Scott Nordstrand will take over as interim attorney general when Gregg Renkes steps down on Friday, according to the governor's office.
Gov. Frank Murkowski was expected to formally announce his choice of Nordstrand on Wednesday. Nordstrand is a deputy attorney general with the Department of Law's civil division.
Nordstrand, 46, will fill in as acting attorney general until a permanent replacement is found, Murkowski spokeswoman Becky Hultberg said.
"Scott has been working within the department so there is going to be continuity as the department moves forward," Hultberg said.
Renkes and Nordstrand will have a couple of days together to work out the transition before Renkes' resignation takes effect, she said.
Nordstrand did not return calls to his office Wednesday afternoon.
Renkes announced his resignation last Saturday amid continuing questions about his stake in a Denver company that stood to gain from an international coal deal he helped shape as attorney general.
Nordstrand has headed the department's civil division since 2003. Before that, he was a partner in the Anchorage law firm Owens & Turner.
He has a law degree from the University of North Dakota and has been an attorney in Alaska since 1987. He is on the board of directors of the Friends of the Governor's Mansion Foundation.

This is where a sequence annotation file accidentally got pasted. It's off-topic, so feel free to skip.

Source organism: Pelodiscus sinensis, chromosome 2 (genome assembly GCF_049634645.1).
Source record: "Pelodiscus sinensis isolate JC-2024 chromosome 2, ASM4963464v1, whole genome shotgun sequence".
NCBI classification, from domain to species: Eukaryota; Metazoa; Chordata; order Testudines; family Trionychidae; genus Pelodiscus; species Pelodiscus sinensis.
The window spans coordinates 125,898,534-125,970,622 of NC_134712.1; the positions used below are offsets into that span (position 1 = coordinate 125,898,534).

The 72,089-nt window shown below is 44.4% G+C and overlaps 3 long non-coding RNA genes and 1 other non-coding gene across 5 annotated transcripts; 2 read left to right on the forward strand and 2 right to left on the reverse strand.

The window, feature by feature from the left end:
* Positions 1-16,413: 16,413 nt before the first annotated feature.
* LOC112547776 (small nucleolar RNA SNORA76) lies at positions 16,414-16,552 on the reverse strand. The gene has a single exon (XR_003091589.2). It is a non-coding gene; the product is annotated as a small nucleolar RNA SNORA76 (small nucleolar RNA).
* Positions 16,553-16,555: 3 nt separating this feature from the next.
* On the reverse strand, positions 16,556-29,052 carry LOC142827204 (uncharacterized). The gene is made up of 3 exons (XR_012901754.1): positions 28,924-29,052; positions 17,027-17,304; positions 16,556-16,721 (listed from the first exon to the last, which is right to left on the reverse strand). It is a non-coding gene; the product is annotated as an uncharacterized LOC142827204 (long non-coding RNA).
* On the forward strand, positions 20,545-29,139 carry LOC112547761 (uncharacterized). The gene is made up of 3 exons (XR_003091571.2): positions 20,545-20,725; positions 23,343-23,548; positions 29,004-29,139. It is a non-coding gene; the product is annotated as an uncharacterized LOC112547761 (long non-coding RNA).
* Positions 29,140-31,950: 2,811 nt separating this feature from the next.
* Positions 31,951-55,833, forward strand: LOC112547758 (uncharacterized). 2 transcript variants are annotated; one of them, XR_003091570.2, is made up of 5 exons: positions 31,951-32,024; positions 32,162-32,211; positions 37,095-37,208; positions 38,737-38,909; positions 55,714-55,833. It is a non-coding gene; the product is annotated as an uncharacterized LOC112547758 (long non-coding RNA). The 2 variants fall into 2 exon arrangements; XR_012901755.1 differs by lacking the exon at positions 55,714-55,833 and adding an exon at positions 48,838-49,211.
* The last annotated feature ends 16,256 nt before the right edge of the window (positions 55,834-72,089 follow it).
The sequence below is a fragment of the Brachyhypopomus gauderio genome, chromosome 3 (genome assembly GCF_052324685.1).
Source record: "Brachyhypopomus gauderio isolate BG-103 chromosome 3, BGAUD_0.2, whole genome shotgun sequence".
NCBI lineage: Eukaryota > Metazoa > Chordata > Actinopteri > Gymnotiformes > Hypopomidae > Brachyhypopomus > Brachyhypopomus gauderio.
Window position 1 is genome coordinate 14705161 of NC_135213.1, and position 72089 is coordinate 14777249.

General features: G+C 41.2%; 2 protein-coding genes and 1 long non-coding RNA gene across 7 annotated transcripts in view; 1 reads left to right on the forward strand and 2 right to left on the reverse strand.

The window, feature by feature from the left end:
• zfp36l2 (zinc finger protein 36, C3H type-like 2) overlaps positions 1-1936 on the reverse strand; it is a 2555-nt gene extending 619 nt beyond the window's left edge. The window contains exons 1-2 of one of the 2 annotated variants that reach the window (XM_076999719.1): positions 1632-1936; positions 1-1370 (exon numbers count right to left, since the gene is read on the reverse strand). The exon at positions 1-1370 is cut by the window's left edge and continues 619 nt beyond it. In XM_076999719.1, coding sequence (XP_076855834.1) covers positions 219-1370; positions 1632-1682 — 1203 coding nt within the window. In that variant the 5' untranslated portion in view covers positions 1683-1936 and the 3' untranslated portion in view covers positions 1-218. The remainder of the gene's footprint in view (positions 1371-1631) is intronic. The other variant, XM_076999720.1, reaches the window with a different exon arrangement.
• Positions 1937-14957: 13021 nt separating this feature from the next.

Nordstrand has applied three times to be an Alaska judge. In 2004 he applied to replace U.S. District Judge James Singleton, who was retiring. Earlier that year, he was one of nine applicants for a vacant Anchorage Superior Court judgeship. He also applied to the Anchorage Superior Court bench in 2002.
Senate Judiciary Committee Chairman Ralph Seekins of Fairbanks said Nordstrand was intelligent and capable.
"The question is going to be how will he operate as a manager," Seekins said. "He certainly has the skill sets, let's see if he can apply them."
House Minority Leader Ethan Berkowitz said Nordstrand's temporary appointment did not preclude the need for a solid choice to move the department ahead.
"I think if they want continuity, Scott Nordstrand is fine as acting attorney general," he said. "I'll reserve judgment until they name a permanent replacement."
Renkes decided to step down amid allegations of ethics violations even after an outside investigator concluded his stock in KFx Inc. was not enough to be considered to be an ethics breach. However, a report by former U.S. Attorney Robert Bundy found that Renkes violated the law by not seeking an ethics determination of his role in putting together a coal deal between Alaska and Taiwan.
Renkes owned more than $100,000 worth of stock in Denver-based KFx, a company with a patented coal-drying process that was mentioned in the Alaska-Taiwan agreement.
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